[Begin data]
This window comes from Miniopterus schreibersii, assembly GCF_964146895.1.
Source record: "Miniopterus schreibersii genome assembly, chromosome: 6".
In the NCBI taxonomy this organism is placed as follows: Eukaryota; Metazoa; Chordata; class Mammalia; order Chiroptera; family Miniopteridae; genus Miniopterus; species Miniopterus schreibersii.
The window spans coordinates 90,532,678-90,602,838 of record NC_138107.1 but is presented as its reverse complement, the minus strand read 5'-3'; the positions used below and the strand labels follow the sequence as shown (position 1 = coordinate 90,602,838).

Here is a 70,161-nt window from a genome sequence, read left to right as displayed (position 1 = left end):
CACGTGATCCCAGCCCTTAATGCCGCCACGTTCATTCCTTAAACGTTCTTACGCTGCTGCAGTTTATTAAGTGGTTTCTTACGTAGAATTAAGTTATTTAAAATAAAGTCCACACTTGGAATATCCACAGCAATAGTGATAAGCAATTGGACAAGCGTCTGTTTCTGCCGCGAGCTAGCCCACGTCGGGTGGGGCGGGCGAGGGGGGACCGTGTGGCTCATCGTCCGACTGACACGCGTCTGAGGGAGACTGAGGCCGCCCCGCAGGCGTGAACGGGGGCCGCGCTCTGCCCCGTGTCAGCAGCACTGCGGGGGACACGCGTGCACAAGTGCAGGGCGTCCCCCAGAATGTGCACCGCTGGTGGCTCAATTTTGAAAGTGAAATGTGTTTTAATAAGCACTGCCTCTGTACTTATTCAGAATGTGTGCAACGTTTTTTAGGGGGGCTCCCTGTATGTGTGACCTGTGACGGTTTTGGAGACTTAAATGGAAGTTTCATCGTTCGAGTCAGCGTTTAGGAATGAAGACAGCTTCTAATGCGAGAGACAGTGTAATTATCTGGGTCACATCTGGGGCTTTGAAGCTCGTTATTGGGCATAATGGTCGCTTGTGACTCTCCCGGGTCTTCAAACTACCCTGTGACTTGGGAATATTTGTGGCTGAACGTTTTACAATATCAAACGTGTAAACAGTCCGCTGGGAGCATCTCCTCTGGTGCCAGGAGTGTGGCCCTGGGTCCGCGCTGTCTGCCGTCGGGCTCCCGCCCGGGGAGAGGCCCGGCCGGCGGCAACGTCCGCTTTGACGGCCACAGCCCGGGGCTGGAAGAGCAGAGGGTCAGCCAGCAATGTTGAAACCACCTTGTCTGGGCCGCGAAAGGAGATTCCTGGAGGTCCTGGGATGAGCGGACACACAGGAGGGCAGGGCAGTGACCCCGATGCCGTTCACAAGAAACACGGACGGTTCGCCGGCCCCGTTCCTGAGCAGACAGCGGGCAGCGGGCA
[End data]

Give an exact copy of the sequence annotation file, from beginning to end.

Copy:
This window comes from Miniopterus schreibersii, assembly GCF_964146895.1.
Source record: "Miniopterus schreibersii genome assembly, chromosome: 6".
In the NCBI taxonomy this organism is placed as follows: Eukaryota; Metazoa; Chordata; class Mammalia; order Chiroptera; family Miniopteridae; genus Miniopterus; species Miniopterus schreibersii.
The window spans coordinates 90,532,678-90,602,838 of record NC_138107.1 but is presented as its reverse complement, the minus strand read 5'-3'; the positions used below and the strand labels follow the sequence as shown (position 1 = coordinate 90,602,838).

Here is a 70,161-nt window from a genome sequence, read left to right as displayed (position 1 = left end):
CACGTGATCCCAGCCCTTAATGCCGCCACGTTCATTCCTTAAACGTTCTTACGCTGCTGCAGTTTATTAAGTGGTTTCTTACGTAGAATTAAGTTATTTAAAATAAAGTCCACACTTGGAATATCCACAGCAATAGTGATAAGCAATTGGACAAGCGTCTGTTTCTGCCGCGAGCTAGCCCACGTCGGGTGGGGCGGGCGAGGGGGGACCGTGTGGCTCATCGTCCGACTGACACGCGTCTGAGGGAGACTGAGGCCGCCCCGCAGGCGTGAACGGGGGCCGCGCTCTGCCCCGTGTCAGCAGCACTGCGGGGGACACGCGTGCACAAGTGCAGGGCGTCCCCCAGAATGTGCACCGCTGGTGGCTCAATTTTGAAAGTGAAATGTGTTTTAATAAGCACTGCCTCTGTACTTATTCAGAATGTGTGCAACGTTTTTTAGGGGGGCTCCCTGTATGTGTGACCTGTGACGGTTTTGGAGACTTAAATGGAAGTTTCATCGTTCGAGTCAGCGTTTAGGAATGAAGACAGCTTCTAATGCGAGAGACAGTGTAATTATCTGGGTCACATCTGGGGCTTTGAAGCTCGTTATTGGGCATAATGGTCGCTTGTGACTCTCCCGGGTCTTCAAACTACCCTGTGACTTGGGAATATTTGTGGCTGAACGTTTTACAATATCAAACGTGTAAACAGTCCGCTGGGAGCATCTCCTCTGGTGCCAGGAGTGTGGCCCTGGGTCCGCGCTGTCTGCCGTCGGGCTCCCGCCCGGGGAGAGGCCCGGCCGGCGGCAACGTCCGCTTTGACGGCCACAGCCCGGGGCTGGAAGAGCAGAGGGTCAGCCAGCAATGTTGAAACCACCTTGTCTGGGCCGCGAAAGGAGATTCCTGGAGGTCCTGGGATGAGCGGACACACAGGAGGGCAGGGCAGTGACCCCGATGCCGTTCACAAGAAACACGGACGGTTCGCCGGCCCCGTTCCTGAGCAGACAGCGGGCAGCGGGCA